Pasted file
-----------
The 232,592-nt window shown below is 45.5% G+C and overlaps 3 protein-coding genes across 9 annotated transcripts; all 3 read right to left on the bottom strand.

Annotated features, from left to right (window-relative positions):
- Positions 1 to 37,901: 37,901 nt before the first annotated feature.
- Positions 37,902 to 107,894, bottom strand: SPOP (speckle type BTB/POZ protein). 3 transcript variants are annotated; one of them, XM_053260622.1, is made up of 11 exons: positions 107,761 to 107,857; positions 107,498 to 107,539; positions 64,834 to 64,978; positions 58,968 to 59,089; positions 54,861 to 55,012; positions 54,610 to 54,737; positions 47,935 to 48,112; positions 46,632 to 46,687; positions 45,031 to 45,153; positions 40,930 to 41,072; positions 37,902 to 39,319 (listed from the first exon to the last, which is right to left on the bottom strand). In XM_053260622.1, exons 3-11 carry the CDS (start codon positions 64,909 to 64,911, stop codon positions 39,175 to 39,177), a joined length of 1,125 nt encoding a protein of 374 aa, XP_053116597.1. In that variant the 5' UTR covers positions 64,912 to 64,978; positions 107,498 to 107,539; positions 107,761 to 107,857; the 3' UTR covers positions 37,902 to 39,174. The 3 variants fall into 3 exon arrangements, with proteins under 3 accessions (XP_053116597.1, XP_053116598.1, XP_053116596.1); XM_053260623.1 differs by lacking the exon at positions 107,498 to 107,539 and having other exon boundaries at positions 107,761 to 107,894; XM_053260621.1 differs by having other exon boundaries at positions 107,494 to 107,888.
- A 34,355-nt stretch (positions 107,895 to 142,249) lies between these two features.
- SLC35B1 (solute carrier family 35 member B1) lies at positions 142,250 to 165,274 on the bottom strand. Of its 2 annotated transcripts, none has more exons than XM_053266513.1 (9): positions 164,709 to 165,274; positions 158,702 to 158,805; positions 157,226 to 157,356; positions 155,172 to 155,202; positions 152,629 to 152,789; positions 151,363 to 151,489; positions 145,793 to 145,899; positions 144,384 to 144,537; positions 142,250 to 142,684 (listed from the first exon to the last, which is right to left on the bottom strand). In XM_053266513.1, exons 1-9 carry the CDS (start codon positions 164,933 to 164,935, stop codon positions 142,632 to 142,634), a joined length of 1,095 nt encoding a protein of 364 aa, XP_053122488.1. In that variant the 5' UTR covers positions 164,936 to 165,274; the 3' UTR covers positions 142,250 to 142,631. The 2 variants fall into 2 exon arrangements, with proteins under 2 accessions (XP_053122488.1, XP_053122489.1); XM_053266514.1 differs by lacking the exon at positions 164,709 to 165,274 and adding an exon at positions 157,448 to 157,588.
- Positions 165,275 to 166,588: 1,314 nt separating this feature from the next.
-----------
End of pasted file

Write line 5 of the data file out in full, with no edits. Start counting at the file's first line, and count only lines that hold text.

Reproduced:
- A 34,355-nt stretch (positions 107,895 to 142,249) lies between these two features.